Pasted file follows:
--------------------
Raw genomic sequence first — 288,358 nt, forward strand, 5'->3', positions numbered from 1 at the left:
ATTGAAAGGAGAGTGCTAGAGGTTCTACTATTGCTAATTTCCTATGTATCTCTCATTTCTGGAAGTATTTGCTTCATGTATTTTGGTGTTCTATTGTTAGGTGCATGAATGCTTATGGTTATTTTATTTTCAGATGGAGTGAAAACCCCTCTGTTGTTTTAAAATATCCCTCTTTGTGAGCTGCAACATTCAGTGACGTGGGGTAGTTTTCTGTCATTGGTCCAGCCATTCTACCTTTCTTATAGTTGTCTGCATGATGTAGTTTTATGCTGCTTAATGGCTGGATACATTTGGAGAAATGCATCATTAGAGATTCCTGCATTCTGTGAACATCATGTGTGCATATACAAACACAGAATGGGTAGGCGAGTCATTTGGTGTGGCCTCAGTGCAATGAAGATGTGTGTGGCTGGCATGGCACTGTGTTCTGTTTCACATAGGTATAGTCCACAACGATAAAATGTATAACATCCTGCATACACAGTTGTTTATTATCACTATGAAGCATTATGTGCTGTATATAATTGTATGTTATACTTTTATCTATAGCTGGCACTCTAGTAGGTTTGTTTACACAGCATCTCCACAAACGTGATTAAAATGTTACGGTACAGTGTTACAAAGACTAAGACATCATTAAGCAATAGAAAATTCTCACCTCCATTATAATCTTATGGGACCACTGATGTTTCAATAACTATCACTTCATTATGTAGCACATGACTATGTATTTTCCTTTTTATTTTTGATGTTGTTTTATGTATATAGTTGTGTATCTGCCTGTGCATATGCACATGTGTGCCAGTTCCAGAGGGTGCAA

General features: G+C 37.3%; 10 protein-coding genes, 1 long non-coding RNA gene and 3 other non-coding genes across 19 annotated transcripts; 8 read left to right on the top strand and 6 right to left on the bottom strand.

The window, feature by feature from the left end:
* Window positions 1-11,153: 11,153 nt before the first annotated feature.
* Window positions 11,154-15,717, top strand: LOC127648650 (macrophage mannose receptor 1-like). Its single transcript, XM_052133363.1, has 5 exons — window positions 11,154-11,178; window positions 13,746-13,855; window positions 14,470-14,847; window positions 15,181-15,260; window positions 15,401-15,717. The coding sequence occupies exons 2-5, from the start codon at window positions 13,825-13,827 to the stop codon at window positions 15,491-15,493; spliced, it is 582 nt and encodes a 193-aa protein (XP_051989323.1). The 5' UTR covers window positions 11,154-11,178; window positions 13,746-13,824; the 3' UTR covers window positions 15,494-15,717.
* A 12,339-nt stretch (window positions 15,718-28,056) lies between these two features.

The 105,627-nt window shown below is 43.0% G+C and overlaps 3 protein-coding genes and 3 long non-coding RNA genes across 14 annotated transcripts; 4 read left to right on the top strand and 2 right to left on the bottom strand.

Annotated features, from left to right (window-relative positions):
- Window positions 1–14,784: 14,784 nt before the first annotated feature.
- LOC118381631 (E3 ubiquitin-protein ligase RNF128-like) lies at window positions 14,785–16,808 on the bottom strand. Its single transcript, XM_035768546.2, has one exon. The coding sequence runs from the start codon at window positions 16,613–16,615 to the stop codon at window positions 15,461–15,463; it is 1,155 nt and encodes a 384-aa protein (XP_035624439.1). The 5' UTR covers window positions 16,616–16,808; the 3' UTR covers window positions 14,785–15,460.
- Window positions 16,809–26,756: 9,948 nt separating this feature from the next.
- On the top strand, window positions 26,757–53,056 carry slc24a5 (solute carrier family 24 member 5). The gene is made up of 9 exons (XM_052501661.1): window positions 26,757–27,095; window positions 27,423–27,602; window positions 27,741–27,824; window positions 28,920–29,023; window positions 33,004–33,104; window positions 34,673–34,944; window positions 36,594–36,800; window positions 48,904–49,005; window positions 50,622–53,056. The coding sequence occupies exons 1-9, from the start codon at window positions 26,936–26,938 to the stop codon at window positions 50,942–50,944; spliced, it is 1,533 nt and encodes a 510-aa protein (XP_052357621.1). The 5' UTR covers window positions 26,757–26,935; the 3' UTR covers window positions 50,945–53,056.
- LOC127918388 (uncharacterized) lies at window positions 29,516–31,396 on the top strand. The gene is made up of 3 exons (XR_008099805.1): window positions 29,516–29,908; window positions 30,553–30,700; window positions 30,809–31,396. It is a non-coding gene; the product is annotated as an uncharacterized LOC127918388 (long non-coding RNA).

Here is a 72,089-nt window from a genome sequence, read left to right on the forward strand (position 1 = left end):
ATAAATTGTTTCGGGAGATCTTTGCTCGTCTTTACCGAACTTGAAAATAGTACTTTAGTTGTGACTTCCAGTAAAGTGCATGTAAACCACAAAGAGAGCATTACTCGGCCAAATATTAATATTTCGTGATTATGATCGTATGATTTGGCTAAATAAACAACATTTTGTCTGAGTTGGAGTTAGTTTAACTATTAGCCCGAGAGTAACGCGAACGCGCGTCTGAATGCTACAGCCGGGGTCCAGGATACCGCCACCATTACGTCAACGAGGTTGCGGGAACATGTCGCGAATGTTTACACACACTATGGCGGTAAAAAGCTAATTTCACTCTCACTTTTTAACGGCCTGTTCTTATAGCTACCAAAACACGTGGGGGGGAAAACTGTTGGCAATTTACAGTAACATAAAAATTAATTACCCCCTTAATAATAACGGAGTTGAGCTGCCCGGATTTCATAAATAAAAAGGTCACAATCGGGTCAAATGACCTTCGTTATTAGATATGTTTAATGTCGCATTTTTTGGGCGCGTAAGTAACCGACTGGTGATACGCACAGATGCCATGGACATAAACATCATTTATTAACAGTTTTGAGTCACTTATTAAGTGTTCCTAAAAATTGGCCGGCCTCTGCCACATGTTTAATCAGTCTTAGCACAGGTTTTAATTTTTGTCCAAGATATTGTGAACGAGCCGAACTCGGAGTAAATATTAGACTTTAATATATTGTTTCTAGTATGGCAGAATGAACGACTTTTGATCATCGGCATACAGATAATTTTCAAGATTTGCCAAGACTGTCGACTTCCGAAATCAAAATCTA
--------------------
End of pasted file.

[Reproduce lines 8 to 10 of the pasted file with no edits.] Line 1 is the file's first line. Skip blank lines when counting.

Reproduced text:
The 105,627-nt window shown below is 43.0% G+C and overlaps 3 protein-coding genes and 3 long non-coding RNA genes across 14 annotated transcripts; 4 read left to right on the top strand and 2 right to left on the bottom strand.

Annotated features, from left to right (window-relative positions):
- Window positions 1–14,784: 14,784 nt before the first annotated feature.